Are all self-cleaning features created equal? If not, how might they differ from one oven model to the next?
Sadly no. Some are much better than others at cleaning up messy, baked-on foods according to our tests. A few professional models may not have a self-cleaning feature.

How often is self-cleaning generally recommended?
It depends on your tolerance levels and how much you cook; check out the owners manual.

What are the biggest mistakes people make when using this feature?

  1. Not leaving enough time for the cycle, which can take 3-6 hours, because it takes time for the oven to heat up and to cool down once the cycle is finished.
  2. Not ventilating the kitchen while the cycle is running. Open the window a crack and turn on the range hood, otherwise it can get smelly.

Is there any new technology around self-cleaning ovens?
Some manufacturers offer lower-temperature self-cleaning cycles that use water and steam. They were faster, but really couldn’t handle big messes, especially grease on the oven walls and on the window in the oven door.

the World’s Most Exclusive Oven

Since 1986, in-the-know designers and high-end homeowners have coveted the Gaggenau 300 Series 36-inch wall oven. Its unique design can fit four chickens at once, and a single-piece quadruple-glazed door retains heat inside the oven.

Its price? If you have to ask, it isn’t for you. But even those who can afford the 300 Series can’t always get one.
That’s because of supply and demand. Unlike mass-produced appliances, Gaggenau builds each 300 Series oven by hand in a factory in Lipsheim, France. The door is made from a single piece of metal, and the interior is coated in a proprietary cobalt mixture.

The factory can only create so many ovens in a year, so would-be customers can’t simply head down to a local appliance store and pick one up.

Consider the Gaggenau 300 Series the Birkin bag of home appliances: Coveted, exclusive, and hard to find.

This year, in honor of the German brand’s 333rd anniversary, Gaggenau is making some major updates to the 300 Series. The all-new EB 333 wall oven gets a new digital control panel, complete with automatic cooking modes.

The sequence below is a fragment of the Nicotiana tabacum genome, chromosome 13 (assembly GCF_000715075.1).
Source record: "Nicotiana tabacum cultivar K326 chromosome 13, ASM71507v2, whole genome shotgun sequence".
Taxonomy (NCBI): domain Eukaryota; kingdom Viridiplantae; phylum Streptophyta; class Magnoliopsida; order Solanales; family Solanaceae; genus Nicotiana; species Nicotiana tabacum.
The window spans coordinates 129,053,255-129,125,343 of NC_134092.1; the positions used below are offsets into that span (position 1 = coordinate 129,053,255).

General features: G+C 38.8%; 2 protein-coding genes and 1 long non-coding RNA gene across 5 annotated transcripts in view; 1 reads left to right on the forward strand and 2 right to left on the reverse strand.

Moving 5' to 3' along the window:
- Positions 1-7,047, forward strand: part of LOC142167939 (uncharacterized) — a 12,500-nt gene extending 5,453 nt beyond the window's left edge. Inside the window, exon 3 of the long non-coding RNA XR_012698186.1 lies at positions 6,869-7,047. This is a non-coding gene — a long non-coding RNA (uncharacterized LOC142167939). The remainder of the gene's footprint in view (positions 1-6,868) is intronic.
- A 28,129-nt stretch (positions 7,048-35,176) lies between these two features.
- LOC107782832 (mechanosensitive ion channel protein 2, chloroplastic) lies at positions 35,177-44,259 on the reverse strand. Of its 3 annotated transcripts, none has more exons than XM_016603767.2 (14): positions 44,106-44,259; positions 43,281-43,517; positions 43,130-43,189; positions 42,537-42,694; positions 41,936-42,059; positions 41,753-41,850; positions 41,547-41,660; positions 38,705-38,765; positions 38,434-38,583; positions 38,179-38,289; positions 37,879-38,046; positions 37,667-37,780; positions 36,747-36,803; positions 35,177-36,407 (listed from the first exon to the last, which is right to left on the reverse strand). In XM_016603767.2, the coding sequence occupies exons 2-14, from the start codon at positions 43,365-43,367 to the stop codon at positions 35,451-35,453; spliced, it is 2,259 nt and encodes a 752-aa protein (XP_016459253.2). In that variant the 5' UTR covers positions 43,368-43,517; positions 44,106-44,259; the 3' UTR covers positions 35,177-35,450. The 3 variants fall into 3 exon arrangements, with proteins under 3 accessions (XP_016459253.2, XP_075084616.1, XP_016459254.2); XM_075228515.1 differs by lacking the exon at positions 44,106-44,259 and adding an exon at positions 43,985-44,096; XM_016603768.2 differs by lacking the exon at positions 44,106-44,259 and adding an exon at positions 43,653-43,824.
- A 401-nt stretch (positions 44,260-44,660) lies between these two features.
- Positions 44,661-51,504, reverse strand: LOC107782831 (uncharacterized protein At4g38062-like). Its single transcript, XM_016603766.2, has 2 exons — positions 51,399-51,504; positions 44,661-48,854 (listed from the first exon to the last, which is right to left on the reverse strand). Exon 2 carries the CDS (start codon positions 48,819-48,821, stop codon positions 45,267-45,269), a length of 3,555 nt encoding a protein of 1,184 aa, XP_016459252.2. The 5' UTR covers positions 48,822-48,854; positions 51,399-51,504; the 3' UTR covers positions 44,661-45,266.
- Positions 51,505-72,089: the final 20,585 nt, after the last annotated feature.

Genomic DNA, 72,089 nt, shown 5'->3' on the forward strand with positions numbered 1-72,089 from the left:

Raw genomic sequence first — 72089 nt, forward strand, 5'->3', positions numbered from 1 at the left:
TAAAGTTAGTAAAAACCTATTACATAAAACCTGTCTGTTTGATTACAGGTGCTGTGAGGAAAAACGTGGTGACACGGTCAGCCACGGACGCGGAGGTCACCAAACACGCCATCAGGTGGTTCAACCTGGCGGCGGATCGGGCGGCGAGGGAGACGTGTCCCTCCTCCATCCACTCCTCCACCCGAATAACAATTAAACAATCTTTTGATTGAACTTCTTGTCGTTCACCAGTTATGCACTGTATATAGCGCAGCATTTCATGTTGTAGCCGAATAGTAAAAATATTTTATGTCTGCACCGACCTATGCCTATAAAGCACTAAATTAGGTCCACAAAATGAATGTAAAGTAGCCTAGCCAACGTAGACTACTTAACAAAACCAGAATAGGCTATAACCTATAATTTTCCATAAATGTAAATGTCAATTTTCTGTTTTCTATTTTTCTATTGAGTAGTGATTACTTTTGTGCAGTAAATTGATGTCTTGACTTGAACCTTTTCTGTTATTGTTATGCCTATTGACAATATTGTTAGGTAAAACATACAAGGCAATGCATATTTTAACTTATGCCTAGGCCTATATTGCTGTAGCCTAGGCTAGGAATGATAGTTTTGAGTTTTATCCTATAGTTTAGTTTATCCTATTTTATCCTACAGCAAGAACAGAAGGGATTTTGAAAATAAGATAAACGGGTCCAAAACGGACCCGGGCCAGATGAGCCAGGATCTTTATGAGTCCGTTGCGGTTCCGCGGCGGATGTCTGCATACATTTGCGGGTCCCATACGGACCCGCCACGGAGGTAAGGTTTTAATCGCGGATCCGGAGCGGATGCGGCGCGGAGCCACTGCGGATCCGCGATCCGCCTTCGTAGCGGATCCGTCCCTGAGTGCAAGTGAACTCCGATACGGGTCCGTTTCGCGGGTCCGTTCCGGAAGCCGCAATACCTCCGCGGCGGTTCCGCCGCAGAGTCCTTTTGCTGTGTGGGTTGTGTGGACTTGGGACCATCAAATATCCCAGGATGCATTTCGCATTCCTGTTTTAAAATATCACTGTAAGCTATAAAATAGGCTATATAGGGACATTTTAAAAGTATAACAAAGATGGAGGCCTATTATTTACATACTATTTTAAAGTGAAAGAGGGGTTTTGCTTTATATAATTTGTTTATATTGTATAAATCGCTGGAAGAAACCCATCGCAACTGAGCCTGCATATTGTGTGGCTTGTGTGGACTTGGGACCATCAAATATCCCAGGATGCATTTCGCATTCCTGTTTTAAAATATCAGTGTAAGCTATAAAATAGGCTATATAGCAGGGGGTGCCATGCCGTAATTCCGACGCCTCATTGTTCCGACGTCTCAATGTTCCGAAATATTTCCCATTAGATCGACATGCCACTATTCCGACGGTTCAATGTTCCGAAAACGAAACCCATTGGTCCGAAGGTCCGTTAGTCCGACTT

Like its predecessor, the EB 333’s temperatures can still be set in increments as small as 5ºF, it still comes with standard convection and self-cleaning functions, and it can still fit an optional, built-in rotisserie.

One thing hasn’t changed: The 300 Series’ unique look. The oven is wider than it is tall, and retains the familiar front door with raised window. So, despite all that new technology, the EB 333 is still instantly recognizable as a Gaggenau.

read more here

REFRIGERATORS

The EnergyGuide label on new refrigerators tells you how much electricity in kilowatt-hours (kWh) a particular model uses in one year. The smaller the number, the less energy the refrigerator uses and the less it will cost you to operate. In addition to the EnergyGuide label, don’t forget to look for the ENERGY STAR label. A new refrigerator with an ENERGY STAR label uses at least 15% less energy than non-qualified models, 20% less energy than required by current federal standards, and 40% less energy than the conventional models sold in 2001.

REFRIGERATOR-FREEZER ENERGY TIPS
  • Don’t keep your refrigerator or freezer too cold. Recommended temperatures are 35°-38°F for the fresh food compartment and 0° F for separate freezers for long-term storage.
  • Check the refrigerator temperature by placing an appliance thermometer in a glass of water in the center of the refrigerator. Read it after 24 hours. Check the freezer temperature by placing a thermometer between frozen packages. Read it after 24 hours.
  • Make sure your refrigerator door seals are airtight. Test them by closing the door over a piece of paper or a dollar bill so it is half in and half out of the refrigerator. If you can pull the paper or bill out easily, the latch may need adjustment, the seal may need replacing, or you may consider buying a new unit.
  • Cover liquids and wrap foods stored in the refrigerator. Uncovered foods release moisture and make the compressor work harder.
  • Regularly defrost manual-defrost freezers and refrigerators; frost buildup decreases the energy efficiency of the unit. Don’t allow frost to build up more than one-quarter of an inch.